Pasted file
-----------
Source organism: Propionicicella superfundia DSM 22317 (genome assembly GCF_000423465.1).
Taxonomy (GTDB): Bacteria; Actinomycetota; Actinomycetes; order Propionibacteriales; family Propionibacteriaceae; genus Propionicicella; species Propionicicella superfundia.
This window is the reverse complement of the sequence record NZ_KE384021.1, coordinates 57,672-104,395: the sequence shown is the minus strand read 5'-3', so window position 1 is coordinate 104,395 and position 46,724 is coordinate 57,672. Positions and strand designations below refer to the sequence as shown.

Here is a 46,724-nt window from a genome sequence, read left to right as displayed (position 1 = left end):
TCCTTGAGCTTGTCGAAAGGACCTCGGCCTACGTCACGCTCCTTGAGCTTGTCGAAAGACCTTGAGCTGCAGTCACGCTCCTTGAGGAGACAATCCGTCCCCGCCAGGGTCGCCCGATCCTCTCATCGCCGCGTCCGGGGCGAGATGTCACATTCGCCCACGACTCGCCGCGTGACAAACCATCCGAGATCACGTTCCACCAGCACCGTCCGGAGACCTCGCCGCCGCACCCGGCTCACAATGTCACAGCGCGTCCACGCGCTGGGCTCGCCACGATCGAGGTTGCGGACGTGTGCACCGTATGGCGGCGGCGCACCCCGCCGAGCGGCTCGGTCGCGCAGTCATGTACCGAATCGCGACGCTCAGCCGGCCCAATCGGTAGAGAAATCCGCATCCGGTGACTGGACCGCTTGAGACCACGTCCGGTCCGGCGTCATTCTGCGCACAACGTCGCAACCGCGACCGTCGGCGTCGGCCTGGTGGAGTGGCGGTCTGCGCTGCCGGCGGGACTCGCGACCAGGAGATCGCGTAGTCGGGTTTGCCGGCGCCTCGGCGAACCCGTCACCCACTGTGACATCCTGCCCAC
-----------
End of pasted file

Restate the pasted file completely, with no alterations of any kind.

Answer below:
Source organism: Propionicicella superfundia DSM 22317 (genome assembly GCF_000423465.1).
Taxonomy (GTDB): Bacteria; Actinomycetota; Actinomycetes; order Propionibacteriales; family Propionibacteriaceae; genus Propionicicella; species Propionicicella superfundia.
This window is the reverse complement of the sequence record NZ_KE384021.1, coordinates 57,672-104,395: the sequence shown is the minus strand read 5'-3', so window position 1 is coordinate 104,395 and position 46,724 is coordinate 57,672. Positions and strand designations below refer to the sequence as shown.

Here is a 46,724-nt window from a genome sequence, read left to right as displayed (position 1 = left end):
TCCTTGAGCTTGTCGAAAGGACCTCGGCCTACGTCACGCTCCTTGAGCTTGTCGAAAGACCTTGAGCTGCAGTCACGCTCCTTGAGGAGACAATCCGTCCCCGCCAGGGTCGCCCGATCCTCTCATCGCCGCGTCCGGGGCGAGATGTCACATTCGCCCACGACTCGCCGCGTGACAAACCATCCGAGATCACGTTCCACCAGCACCGTCCGGAGACCTCGCCGCCGCACCCGGCTCACAATGTCACAGCGCGTCCACGCGCTGGGCTCGCCACGATCGAGGTTGCGGACGTGTGCACCGTATGGCGGCGGCGCACCCCGCCGAGCGGCTCGGTCGCGCAGTCATGTACCGAATCGCGACGCTCAGCCGGCCCAATCGGTAGAGAAATCCGCATCCGGTGACTGGACCGCTTGAGACCACGTCCGGTCCGGCGTCATTCTGCGCACAACGTCGCAACCGCGACCGTCGGCGTCGGCCTGGTGGAGTGGCGGTCTGCGCTGCCGGCGGGACTCGCGACCAGGAGATCGCGTAGTCGGGTTTGCCGGCGCCTCGGCGAACCCGTCACCCACTGTGACATCCTGCCCAC